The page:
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Why Location Scouting is the Best Job in Film (And Why it's The Hardest)

14th April 2014
Location Filming Scout - Filming Locations

The freedom, the creativity, the travelling; Ah, no wonder Location Scouting is the ultimate filmography geek’s dream job. But like all jobs, it’s not without it’s trials and tribulations.  We examine all the aspects of what makes it one of the most glamorous jobs in film, and also why it’s one of the hardest.

 

Film Scouting: Why it’s the best job ever.

  • You literally get to set the scene. As a location scout, it’s your job to absorb the story or script like no one else does, visualising the backdrop to a moment that’s just a black and white scrawl on paper. It’s your interpretation of the story/script that sets the scene, and understanding the tone of the script and story better than anyone else is imperative.
  • You get to meet some incredible people. There are a lot of people involved in filming; film crew, producers, actors, and your job will expose you to them all. Working in this elite pool keeps you in the loop and gets you good friends. (And even better connections!)
  • You get to travel. Possibly the most alluring aspect of the job is the potential to travel all over the world looking for that perfect setting. Different countries, cities and buildings – this is a job that could potentially take you all over the world and experience some breath-taking places.
  • You get to see some amazing properties. Location scouting isn’t all rolling landscapes and American deserts. Sometimes it’s finding the right living room for a nappy commercial, or the right kitchen for a particular character in a TV Drama. Whilst this might not be as thrilling as exploring the Borneo Rainforest, you’ll certainly see some impressive real estate.
  • You gain a varied skillset. It’s not just about having a good eye for a great location – there are many other skills you need when working as a location scout. You have to think people management, logistics, noise control, budget management - it’s a varied skillset that requires creativity and common sense in order to pull off the full package. 

Location Scouting: Why it’s the hardest job ever.

  • Logistics. Ah, this is where it gets less glamorous; The L word. It’s pretty frustrating having to forsake a perfect location at the cost of near by toilets and parking, but this is a choice many location scouts must make. It’s like organising a party; although it’s the perfect location, if you don’t provide cake or goody bags, your guests are less likely to be in the party spirit. And there’s even more to think about. Will the film crew have somewhere to store their equipment? How will they get it on set? Is it a distance they can carry it from the parking? What’s the terrain like on the way? Is this an appropriate place to film? Can you get it quiet enough to film in private without passers by getting in shot or harassing the crew & actors? These are just a handful of the considerations one should make when location scouting.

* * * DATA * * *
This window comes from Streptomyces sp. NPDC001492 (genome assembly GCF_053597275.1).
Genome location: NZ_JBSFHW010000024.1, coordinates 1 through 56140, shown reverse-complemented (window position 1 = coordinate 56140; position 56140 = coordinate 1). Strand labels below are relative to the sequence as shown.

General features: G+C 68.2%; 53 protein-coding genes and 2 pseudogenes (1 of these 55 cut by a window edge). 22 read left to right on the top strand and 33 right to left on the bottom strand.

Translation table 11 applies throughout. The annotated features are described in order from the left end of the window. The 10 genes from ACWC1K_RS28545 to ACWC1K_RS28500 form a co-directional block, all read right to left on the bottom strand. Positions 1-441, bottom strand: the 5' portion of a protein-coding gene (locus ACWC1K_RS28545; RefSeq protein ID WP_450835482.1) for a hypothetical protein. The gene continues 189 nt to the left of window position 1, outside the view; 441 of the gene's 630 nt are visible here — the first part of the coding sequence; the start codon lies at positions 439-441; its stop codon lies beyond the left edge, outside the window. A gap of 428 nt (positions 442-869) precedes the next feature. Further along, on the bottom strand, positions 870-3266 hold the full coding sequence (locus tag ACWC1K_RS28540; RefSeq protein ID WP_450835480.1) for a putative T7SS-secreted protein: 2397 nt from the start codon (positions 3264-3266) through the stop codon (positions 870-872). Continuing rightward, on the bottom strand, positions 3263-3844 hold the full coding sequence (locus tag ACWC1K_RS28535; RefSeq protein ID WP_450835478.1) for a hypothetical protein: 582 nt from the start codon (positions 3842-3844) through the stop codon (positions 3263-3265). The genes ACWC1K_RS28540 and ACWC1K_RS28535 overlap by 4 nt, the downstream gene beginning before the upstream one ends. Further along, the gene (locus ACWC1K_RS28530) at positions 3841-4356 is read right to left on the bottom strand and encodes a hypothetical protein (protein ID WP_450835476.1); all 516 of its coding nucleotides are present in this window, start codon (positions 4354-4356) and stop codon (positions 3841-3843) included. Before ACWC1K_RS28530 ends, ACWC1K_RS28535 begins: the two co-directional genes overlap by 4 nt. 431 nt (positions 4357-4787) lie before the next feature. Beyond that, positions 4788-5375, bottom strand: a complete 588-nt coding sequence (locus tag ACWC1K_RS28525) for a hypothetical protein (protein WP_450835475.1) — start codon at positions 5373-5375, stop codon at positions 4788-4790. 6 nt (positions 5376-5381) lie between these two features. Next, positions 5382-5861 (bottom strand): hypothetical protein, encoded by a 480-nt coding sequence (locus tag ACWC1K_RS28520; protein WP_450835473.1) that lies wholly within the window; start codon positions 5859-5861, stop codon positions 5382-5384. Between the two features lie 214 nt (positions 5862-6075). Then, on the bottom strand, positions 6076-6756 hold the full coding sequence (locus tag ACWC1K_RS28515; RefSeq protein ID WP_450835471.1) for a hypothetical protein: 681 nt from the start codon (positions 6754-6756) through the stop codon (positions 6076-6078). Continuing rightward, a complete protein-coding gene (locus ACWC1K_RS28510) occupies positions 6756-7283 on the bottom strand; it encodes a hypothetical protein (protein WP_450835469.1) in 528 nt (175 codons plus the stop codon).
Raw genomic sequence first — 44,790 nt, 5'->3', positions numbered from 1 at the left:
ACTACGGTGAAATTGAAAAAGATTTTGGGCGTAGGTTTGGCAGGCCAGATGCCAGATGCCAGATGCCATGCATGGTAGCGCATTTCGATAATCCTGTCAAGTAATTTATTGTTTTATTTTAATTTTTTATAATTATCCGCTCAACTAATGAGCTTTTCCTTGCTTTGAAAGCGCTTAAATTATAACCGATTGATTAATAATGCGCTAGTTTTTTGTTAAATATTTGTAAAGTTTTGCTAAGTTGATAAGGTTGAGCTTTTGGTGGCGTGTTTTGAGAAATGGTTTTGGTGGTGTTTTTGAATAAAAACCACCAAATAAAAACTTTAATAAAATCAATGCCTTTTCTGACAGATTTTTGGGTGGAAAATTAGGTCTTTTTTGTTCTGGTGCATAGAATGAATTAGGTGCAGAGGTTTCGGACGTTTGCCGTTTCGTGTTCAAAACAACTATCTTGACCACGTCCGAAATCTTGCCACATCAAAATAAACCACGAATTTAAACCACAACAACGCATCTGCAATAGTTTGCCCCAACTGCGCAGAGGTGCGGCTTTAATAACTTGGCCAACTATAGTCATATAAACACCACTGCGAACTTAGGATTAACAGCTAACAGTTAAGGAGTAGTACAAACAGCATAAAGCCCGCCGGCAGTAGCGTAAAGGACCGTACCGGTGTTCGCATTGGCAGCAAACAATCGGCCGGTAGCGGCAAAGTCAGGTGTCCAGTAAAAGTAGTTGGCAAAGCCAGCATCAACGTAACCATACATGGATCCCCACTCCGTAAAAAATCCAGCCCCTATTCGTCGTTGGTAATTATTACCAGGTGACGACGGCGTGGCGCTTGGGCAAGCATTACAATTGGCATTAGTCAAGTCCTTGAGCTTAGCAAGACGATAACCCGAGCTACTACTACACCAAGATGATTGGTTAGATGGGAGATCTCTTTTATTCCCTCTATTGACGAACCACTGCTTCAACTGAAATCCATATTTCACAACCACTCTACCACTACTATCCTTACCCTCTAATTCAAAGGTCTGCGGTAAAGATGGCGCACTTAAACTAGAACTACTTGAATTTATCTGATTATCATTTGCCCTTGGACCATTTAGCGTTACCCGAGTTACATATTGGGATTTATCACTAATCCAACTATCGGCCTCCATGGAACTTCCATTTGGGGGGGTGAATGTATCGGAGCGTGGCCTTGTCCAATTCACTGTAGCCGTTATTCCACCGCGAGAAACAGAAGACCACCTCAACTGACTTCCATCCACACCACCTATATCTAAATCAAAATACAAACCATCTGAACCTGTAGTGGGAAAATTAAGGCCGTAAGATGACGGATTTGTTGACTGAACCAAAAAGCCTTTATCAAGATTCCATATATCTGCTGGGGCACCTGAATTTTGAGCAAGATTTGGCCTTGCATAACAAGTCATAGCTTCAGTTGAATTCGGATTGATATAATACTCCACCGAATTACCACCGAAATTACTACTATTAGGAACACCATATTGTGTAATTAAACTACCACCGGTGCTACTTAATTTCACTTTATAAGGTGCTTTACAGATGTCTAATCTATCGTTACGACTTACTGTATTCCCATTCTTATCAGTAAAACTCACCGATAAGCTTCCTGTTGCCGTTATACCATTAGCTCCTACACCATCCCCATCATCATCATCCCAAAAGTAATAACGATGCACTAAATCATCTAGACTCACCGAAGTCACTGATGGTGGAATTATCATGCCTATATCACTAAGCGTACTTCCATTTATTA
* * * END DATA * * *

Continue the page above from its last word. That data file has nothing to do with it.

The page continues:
• Timing. Ah, time. The film industry's nemesis. Everything takes a lot of time in film, and when choosing your location this is something you must factor in to the overall time allocation of the project. You need to factor in how long it will take to reach the location, how long you can spend there and how long it will take to set up.
  • Accommodation. Rolling on from the last point, filming takes time, which means you might need more than one day on the set to create the masterpiece. If this is the case, it’s your job to ensure there are places for people to sleep. A filming day on little sleep is not out of the norm, but not very nice.
  • Noise control. Sound is an extremely, extremely important aspect of filming locations. To ensure clear and consistent background noise, you have to scout a location that isn’t in the path of anything loud like a school, an airport or a main road. If this the case and you can’t compromise on the location, you have to make the necessary demands (such as closing the road) to ensure you have the right noise level on the day, and this is something that can add to the budget. This can be harder with more central places, like London film locations.
  • Weather. Filming in England has its joys. The fresh countryside, the brisk awakening air. But when you’re trying to film a summer scene in October in a farm that’s being hit by gale force winds – you’re unlikely to convince your audience it’s July. This is why a lot of filming is carried out in South Africa and New Zealand, where the landscape is British looking but the sun shines like our (rare) summer. However, this is where timing and budget need to be planned efficiently.
  • Budget Control. The hardest thing to get around is budget. You can have all the ideas under the sun – but if the budget’s not there, you’ve got to compromise and find an alternative. Remember, you’ve got to factor in the amount of people and equipment that are travelling to your location, which can be a challenge – sometimes a discouraging one. However, this makes it all the more satisfying when it all falls together.

London Film Locations

Location Scouting is certainly not a dull job – but it’s not all roses and daisies either! It can take you on adventures no other job can, whilst also posing many obstacles along the way. However, if you’re looking for a London location that can cater for all your logistical and aesthetic needs, Senate House might be the perfect location.  

The art deco building offers a whole range of London filming locations. With great access, nearby accommodation and plenty of flexibility, we can cater to all logistical needs. Get in touch today and see what we can offer. 

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